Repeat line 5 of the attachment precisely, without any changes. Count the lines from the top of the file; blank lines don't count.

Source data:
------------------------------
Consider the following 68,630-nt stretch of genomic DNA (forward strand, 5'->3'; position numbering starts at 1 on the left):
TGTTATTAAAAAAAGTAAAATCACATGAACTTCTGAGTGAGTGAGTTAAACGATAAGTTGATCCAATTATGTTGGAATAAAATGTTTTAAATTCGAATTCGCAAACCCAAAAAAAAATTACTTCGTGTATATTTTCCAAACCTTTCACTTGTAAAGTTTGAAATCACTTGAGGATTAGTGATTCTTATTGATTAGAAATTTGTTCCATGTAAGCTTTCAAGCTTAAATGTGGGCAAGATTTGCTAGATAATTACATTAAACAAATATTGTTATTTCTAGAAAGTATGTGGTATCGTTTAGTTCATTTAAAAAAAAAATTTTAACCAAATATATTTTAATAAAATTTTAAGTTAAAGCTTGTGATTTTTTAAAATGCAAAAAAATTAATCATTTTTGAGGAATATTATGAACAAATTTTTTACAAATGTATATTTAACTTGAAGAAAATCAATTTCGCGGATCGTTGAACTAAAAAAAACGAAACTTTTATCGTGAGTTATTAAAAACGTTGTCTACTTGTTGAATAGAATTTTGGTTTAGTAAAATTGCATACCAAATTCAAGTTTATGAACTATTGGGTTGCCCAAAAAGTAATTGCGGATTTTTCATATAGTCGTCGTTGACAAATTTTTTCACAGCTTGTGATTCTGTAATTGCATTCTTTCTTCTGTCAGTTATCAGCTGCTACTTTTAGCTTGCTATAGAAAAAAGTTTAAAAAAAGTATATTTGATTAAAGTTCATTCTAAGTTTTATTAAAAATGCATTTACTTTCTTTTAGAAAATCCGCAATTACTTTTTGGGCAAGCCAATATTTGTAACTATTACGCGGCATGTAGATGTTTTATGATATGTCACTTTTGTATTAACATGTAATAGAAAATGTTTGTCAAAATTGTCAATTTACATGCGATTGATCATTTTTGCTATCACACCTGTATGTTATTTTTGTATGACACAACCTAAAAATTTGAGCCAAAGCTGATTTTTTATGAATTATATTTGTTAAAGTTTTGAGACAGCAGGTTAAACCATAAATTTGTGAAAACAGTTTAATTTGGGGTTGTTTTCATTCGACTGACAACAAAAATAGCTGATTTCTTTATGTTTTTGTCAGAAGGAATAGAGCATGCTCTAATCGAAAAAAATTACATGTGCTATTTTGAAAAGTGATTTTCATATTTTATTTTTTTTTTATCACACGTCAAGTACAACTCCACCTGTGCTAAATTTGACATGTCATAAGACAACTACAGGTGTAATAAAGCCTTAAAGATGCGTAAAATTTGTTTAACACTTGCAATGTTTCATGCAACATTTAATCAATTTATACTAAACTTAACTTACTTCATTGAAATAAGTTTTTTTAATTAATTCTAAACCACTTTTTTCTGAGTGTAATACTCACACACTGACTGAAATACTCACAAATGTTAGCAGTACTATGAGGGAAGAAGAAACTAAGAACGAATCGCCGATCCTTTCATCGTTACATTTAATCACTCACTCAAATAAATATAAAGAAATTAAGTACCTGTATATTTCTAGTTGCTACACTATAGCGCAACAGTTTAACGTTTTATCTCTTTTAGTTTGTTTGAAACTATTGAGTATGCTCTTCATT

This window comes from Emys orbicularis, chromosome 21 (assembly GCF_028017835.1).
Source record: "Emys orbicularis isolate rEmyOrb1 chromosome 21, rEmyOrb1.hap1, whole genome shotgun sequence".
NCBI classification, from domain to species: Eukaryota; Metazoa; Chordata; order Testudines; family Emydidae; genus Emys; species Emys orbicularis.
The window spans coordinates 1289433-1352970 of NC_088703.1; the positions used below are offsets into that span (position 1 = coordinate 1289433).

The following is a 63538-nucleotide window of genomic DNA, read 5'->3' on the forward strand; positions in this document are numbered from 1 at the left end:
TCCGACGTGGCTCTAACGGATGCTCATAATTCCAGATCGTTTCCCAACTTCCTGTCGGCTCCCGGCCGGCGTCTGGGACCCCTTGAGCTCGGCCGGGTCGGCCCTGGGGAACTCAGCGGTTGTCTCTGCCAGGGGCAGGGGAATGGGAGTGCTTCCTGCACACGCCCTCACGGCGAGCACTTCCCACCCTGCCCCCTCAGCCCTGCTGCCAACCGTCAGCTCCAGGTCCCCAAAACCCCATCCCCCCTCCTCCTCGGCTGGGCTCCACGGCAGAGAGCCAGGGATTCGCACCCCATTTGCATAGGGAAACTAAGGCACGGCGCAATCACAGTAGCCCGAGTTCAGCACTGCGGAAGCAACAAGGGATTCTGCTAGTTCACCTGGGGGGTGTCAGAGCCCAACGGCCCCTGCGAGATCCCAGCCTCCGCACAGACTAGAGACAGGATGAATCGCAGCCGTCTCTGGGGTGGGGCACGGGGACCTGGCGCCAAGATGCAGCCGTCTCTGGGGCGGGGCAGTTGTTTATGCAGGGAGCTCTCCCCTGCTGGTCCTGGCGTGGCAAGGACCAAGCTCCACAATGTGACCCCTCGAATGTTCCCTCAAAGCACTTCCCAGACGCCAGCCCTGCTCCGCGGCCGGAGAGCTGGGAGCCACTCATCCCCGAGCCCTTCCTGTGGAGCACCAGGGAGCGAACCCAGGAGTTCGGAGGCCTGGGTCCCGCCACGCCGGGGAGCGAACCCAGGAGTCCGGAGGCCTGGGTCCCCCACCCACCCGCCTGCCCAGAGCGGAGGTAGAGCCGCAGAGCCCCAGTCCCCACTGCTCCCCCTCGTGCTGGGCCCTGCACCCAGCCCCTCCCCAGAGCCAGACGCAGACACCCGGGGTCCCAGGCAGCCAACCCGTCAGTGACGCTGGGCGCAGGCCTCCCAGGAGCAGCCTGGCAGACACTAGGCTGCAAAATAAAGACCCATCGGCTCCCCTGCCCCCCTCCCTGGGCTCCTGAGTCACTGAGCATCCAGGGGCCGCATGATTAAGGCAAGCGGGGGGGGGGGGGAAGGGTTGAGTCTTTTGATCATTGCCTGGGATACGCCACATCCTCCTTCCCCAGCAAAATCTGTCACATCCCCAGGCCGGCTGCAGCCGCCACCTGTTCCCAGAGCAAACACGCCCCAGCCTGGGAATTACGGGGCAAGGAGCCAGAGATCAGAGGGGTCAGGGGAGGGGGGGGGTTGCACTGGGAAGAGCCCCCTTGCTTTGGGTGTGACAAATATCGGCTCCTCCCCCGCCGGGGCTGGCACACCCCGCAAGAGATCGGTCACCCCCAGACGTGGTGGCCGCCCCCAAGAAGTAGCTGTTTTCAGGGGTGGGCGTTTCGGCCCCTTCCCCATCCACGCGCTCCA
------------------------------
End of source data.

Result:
NCBI classification, from domain to species: Eukaryota; Metazoa; Chordata; order Testudines; family Emydidae; genus Emys; species Emys orbicularis.